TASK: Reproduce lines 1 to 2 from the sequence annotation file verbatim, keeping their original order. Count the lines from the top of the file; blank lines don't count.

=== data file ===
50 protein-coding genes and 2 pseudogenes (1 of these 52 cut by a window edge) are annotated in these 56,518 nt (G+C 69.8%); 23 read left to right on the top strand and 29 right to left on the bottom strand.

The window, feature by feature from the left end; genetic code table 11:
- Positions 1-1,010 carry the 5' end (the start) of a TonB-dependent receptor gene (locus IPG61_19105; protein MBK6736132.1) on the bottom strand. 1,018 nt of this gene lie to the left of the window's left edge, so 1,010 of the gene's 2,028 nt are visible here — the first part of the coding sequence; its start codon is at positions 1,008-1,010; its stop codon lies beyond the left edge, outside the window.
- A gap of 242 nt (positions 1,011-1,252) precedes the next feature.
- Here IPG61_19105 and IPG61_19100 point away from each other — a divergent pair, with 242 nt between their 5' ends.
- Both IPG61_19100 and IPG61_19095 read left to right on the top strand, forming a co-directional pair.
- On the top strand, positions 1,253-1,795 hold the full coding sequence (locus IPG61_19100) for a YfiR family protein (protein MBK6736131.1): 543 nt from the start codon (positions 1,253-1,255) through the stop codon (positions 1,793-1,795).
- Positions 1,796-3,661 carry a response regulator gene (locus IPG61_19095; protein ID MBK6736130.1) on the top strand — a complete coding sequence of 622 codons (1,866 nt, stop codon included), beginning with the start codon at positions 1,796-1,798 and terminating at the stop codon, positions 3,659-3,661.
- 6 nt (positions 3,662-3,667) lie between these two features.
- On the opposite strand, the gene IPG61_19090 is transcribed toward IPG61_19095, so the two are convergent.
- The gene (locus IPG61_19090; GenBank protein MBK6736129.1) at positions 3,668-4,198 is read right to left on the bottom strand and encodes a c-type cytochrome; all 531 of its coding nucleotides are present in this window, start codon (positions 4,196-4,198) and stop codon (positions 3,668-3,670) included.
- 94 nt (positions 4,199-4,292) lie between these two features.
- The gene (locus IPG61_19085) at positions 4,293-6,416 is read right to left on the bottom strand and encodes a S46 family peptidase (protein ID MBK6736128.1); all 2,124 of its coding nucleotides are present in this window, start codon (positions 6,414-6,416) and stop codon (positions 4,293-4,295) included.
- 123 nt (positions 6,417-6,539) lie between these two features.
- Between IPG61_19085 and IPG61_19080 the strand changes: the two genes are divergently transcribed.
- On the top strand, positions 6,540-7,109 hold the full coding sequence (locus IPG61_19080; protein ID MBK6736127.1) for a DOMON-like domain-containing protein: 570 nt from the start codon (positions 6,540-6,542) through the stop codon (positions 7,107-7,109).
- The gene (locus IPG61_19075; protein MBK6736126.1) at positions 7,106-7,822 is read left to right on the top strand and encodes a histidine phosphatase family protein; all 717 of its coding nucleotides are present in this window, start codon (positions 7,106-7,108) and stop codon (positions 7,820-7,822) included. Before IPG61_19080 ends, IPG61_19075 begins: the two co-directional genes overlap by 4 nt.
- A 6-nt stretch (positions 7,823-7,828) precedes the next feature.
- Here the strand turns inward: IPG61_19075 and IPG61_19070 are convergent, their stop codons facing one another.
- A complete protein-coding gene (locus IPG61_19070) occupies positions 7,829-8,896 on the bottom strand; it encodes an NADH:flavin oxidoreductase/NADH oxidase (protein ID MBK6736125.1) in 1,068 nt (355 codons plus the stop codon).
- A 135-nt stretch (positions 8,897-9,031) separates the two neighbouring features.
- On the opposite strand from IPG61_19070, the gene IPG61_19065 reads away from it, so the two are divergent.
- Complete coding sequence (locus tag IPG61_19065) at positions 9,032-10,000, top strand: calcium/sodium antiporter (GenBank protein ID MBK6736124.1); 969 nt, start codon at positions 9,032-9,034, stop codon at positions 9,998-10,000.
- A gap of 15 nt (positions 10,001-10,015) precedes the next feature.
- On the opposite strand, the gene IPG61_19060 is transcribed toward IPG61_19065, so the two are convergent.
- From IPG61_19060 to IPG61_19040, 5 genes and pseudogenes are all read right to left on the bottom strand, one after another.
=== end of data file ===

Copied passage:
50 protein-coding genes and 2 pseudogenes (1 of these 52 cut by a window edge) are annotated in these 56,518 nt (G+C 69.8%); 23 read left to right on the top strand and 29 right to left on the bottom strand.

The window, feature by feature from the left end; genetic code table 11: